In a U.S. Supreme Court decision, handed down today, the justices unanimously ruled that churches and religious schools cannot be sued for employment discrimination by their “ministers.”
This probably has little widespread importance, but I thought I would share it anyway. The case is Hosanna Tabor vs EEOC, (PDF) and concerns a religious-school teacher, Cheryl Perich, who was fired by the Hosanna-Tabor Evangelical Lutheran Church and School in Missouri after she had taken a disability leave for narcolepsy.
Perich, who was a “commissioned minister” as opposed to a lay teacher at the school, wanted to return to the school in February 2005 after missing the 2004-2005 school year, according to the Supreme Court opinion authored by Chief Justice John Roberts. She was told her position had been filled by a lay teacher.
Nonetheless, Perich reported to work in February and refused to leave, threatening to sue the school, which she ultimately did — joining a lawsuit initially filed by the U.S. Equal Employment Opportunity Commission.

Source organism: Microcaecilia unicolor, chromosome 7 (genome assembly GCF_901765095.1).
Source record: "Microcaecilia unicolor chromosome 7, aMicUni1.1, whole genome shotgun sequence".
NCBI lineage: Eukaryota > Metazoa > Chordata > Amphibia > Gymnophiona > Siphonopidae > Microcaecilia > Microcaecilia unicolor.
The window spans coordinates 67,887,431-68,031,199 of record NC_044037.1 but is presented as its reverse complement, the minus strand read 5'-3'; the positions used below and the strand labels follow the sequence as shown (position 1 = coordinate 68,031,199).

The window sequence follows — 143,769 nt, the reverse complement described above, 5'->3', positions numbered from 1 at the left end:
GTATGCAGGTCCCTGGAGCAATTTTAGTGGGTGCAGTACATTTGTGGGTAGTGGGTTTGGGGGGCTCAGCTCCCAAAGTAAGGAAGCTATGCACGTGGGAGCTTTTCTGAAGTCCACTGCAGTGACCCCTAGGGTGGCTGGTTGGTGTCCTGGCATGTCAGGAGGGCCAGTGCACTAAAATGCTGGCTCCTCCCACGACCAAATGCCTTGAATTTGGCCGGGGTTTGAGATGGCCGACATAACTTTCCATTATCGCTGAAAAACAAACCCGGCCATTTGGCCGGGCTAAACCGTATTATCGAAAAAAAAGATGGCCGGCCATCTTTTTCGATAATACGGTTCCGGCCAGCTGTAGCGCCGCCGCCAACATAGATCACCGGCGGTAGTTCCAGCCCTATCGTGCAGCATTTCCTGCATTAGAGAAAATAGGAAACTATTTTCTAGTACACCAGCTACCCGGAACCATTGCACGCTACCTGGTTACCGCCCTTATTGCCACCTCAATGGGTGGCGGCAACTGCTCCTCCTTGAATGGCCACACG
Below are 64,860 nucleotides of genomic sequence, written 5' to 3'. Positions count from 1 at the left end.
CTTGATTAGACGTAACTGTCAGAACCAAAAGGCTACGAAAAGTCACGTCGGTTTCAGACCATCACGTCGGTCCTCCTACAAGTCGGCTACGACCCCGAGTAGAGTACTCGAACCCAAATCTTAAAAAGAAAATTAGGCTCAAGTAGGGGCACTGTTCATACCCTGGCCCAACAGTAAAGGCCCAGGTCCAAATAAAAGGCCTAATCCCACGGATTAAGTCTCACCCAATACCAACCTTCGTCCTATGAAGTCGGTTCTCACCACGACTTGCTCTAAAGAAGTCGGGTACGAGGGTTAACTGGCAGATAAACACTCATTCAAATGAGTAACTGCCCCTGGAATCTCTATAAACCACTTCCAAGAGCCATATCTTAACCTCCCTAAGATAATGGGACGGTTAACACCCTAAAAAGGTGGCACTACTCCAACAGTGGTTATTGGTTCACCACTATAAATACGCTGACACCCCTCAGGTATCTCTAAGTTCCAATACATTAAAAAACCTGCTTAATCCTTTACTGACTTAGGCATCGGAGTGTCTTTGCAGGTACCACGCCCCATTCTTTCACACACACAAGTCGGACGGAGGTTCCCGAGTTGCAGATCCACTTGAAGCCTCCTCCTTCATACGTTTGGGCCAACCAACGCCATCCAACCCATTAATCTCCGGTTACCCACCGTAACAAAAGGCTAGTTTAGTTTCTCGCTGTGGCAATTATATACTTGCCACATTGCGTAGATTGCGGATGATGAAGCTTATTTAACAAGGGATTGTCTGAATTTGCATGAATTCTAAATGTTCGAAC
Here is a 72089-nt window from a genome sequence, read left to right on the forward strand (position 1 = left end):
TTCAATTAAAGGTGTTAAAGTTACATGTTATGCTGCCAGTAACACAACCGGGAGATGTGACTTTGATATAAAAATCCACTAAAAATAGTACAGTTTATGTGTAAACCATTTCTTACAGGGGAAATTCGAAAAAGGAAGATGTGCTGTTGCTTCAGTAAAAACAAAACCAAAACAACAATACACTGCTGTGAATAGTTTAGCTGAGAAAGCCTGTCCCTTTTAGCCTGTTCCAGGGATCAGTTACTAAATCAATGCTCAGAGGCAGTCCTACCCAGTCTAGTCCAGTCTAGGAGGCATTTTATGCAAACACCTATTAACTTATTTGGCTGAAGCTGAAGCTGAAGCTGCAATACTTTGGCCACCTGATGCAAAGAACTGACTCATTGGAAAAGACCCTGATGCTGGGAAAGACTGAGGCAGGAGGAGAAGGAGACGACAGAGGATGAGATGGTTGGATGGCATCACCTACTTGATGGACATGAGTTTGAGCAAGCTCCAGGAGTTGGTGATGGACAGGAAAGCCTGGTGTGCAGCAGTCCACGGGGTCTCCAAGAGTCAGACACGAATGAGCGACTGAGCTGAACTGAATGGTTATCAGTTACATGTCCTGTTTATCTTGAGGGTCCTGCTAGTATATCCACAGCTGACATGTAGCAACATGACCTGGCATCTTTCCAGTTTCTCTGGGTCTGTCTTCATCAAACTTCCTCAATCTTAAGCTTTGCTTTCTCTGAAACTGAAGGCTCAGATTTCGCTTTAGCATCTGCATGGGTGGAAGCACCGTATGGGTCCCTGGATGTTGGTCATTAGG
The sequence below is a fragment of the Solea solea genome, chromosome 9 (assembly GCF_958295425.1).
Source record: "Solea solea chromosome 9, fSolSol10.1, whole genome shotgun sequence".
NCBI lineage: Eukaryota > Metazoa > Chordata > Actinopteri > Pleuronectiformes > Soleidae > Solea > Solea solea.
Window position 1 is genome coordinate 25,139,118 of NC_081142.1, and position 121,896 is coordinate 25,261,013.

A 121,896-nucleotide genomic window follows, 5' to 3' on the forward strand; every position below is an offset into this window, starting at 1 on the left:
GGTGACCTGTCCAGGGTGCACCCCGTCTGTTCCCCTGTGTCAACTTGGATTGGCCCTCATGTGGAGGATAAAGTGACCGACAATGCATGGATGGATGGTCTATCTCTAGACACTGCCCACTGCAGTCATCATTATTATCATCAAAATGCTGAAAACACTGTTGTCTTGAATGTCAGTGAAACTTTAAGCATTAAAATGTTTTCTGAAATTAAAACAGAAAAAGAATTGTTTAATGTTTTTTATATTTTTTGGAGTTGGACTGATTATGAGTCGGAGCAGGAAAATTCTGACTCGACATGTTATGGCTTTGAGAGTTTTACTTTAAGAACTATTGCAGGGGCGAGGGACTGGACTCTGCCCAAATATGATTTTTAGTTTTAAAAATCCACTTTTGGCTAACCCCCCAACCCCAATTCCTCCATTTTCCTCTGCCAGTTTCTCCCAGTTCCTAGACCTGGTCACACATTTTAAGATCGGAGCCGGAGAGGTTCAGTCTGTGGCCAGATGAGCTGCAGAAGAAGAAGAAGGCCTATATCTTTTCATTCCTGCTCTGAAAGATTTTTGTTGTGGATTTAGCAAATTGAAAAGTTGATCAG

The suit was dismissed by the district court on a summary judgment, but that decision was reversed by the 6th U.S. Circuit Court of Appeals. The High Court today reversed again, dismissing the complaint:
The EEOC and Perich contend that religious organizations can defend against employment discrimination claims by invoking their First Amendment right to freedom of association. They thus see no need — and no basis — for a special rule for ministers grounded in the Religion Clauses themselves. Their position, however, is hard to square with the text of the First Amendment itself, which gives special solicitude to the rights of religious organizations. The Court cannot accept the remarkable view that the Religion Clauses have nothing to say about a religious organization’s freedom to select its own ministers.
Whether this will be the end of the lawsuit is unclear. The opinion notes that “The Court expresses no view on whether the exception bars other types of suits.”